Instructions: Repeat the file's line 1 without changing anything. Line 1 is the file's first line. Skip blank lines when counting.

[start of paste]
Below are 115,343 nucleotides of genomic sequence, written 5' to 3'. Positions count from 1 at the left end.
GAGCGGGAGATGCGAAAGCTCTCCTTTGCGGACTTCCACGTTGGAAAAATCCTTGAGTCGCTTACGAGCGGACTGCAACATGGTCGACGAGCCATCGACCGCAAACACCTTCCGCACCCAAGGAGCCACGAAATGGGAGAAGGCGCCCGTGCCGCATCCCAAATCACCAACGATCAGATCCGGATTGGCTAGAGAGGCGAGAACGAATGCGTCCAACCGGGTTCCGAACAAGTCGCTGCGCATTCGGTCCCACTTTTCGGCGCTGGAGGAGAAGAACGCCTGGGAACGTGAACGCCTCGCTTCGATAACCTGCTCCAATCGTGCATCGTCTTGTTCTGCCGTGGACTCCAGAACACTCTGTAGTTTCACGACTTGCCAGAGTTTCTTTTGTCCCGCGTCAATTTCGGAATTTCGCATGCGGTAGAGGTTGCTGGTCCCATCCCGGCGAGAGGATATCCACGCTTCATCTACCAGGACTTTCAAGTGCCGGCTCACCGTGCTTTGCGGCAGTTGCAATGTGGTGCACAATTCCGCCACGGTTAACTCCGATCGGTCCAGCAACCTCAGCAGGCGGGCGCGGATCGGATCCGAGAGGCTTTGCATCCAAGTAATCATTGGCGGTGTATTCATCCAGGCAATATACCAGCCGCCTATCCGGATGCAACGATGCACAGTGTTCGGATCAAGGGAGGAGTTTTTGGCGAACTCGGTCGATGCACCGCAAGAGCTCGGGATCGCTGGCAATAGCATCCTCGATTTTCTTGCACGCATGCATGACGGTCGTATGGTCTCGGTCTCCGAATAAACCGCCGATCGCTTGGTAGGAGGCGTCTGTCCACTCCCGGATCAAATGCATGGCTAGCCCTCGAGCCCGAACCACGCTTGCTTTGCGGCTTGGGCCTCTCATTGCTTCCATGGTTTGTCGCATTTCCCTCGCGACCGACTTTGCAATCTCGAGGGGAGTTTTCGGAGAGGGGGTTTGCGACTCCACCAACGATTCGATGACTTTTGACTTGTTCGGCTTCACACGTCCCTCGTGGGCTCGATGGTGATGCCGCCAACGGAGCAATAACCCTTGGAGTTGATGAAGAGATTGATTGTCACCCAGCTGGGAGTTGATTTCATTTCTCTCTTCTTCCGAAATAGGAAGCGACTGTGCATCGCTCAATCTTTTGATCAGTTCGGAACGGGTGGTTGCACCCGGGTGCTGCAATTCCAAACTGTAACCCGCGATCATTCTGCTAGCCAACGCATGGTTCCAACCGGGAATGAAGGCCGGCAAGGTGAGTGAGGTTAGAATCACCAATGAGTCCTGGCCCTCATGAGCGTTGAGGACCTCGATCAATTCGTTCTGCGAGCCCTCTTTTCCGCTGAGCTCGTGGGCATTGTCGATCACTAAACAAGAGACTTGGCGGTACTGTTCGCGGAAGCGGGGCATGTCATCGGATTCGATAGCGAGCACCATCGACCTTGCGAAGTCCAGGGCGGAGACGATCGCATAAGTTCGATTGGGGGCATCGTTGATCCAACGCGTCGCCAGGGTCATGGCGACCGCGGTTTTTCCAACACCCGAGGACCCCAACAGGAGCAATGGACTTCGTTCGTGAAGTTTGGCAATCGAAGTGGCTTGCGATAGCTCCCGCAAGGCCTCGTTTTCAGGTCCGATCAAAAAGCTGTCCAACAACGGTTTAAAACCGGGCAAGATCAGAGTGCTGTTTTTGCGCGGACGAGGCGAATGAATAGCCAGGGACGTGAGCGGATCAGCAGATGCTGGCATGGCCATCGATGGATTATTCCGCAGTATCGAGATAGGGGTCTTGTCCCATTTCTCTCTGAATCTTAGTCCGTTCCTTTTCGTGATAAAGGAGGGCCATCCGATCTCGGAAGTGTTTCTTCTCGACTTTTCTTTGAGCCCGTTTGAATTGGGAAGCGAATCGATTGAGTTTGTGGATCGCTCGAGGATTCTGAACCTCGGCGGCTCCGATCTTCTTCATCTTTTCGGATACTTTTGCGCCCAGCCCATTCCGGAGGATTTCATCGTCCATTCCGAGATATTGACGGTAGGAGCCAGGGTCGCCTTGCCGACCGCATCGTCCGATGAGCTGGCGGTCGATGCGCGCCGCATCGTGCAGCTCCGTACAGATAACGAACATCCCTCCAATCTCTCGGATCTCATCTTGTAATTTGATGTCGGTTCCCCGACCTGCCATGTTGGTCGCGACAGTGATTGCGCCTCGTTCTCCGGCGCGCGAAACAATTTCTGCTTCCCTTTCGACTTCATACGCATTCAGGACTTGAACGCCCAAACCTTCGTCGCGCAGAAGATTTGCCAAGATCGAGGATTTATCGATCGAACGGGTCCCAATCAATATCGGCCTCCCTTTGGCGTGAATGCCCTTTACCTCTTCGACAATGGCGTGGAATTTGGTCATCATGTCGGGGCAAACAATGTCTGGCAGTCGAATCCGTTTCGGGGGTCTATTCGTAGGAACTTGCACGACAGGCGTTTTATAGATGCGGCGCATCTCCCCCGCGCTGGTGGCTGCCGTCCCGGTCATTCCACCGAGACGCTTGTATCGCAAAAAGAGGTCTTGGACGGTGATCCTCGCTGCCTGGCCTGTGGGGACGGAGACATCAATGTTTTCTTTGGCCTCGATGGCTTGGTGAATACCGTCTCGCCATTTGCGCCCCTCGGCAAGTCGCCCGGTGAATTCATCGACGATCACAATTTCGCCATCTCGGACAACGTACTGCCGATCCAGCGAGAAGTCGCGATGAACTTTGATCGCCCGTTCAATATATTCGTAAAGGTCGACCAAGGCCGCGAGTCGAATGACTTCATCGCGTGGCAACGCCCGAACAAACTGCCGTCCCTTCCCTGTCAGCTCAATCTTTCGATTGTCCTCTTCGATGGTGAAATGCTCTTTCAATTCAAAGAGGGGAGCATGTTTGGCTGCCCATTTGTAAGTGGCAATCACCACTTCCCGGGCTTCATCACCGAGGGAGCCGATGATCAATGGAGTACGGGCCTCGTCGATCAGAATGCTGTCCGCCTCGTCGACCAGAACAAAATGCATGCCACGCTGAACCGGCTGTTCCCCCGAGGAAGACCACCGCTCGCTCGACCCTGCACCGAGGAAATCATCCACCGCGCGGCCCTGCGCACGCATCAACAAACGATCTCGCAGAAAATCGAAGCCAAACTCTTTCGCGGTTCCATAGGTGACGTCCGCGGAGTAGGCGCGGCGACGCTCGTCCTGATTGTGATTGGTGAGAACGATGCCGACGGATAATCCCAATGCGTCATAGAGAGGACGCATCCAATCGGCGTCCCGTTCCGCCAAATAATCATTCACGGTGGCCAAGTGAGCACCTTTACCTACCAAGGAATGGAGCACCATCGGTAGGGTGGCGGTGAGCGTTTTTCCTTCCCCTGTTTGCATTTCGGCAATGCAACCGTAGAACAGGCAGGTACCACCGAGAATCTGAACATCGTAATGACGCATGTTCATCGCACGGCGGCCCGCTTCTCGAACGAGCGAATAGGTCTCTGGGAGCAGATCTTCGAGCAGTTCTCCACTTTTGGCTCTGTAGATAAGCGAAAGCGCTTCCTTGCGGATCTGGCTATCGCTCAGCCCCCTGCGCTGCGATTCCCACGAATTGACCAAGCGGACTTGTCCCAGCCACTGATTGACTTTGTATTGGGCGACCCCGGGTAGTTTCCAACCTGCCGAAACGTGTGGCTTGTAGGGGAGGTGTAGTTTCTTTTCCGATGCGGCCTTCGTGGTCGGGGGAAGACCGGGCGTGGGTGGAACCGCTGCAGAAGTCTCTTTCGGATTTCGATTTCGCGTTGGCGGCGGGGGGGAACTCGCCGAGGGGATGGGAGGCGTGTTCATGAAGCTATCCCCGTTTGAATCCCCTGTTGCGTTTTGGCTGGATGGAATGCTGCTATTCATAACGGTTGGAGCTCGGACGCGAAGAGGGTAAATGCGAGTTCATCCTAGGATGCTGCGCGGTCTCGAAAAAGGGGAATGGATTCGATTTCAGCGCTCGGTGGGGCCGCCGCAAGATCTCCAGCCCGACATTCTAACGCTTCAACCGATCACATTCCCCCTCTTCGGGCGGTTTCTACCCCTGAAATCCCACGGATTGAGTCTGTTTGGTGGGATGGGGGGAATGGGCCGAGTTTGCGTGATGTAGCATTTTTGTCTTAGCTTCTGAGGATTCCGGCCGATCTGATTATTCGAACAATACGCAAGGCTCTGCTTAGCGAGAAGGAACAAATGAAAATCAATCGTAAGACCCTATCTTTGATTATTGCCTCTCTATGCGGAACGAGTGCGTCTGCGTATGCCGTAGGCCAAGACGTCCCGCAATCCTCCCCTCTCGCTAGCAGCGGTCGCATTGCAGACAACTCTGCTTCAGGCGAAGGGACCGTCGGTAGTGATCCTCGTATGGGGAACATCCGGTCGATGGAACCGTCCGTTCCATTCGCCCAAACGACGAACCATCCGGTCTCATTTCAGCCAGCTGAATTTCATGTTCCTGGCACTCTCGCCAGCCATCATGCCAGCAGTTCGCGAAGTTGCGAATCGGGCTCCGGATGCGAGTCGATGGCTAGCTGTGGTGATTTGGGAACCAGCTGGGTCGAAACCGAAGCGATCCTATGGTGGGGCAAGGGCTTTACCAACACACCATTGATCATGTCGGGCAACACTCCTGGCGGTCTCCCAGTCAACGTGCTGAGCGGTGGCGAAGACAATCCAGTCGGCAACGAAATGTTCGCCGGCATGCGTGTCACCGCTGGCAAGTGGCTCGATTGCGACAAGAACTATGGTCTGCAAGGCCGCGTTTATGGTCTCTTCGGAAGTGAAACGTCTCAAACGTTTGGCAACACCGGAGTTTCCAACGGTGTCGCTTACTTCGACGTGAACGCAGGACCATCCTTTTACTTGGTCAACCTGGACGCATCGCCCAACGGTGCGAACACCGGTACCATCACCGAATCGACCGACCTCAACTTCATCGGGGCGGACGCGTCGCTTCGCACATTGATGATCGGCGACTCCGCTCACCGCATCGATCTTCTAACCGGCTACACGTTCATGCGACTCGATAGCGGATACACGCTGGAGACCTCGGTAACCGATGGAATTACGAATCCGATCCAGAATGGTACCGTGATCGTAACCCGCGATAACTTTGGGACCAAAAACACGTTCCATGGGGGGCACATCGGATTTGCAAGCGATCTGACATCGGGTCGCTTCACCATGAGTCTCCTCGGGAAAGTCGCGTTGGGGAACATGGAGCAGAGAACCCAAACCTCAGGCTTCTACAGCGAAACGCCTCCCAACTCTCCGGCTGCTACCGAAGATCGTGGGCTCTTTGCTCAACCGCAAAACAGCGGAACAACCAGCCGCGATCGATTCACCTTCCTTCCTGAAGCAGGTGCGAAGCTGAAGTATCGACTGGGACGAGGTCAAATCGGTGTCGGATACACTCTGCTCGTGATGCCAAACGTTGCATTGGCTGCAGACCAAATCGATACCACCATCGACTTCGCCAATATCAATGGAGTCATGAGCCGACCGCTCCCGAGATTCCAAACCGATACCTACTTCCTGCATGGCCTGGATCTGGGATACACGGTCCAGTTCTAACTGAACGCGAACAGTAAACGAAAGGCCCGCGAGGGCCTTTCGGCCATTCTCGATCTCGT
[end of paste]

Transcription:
Below are 115,343 nucleotides of genomic sequence, written 5' to 3'. Positions count from 1 at the left end.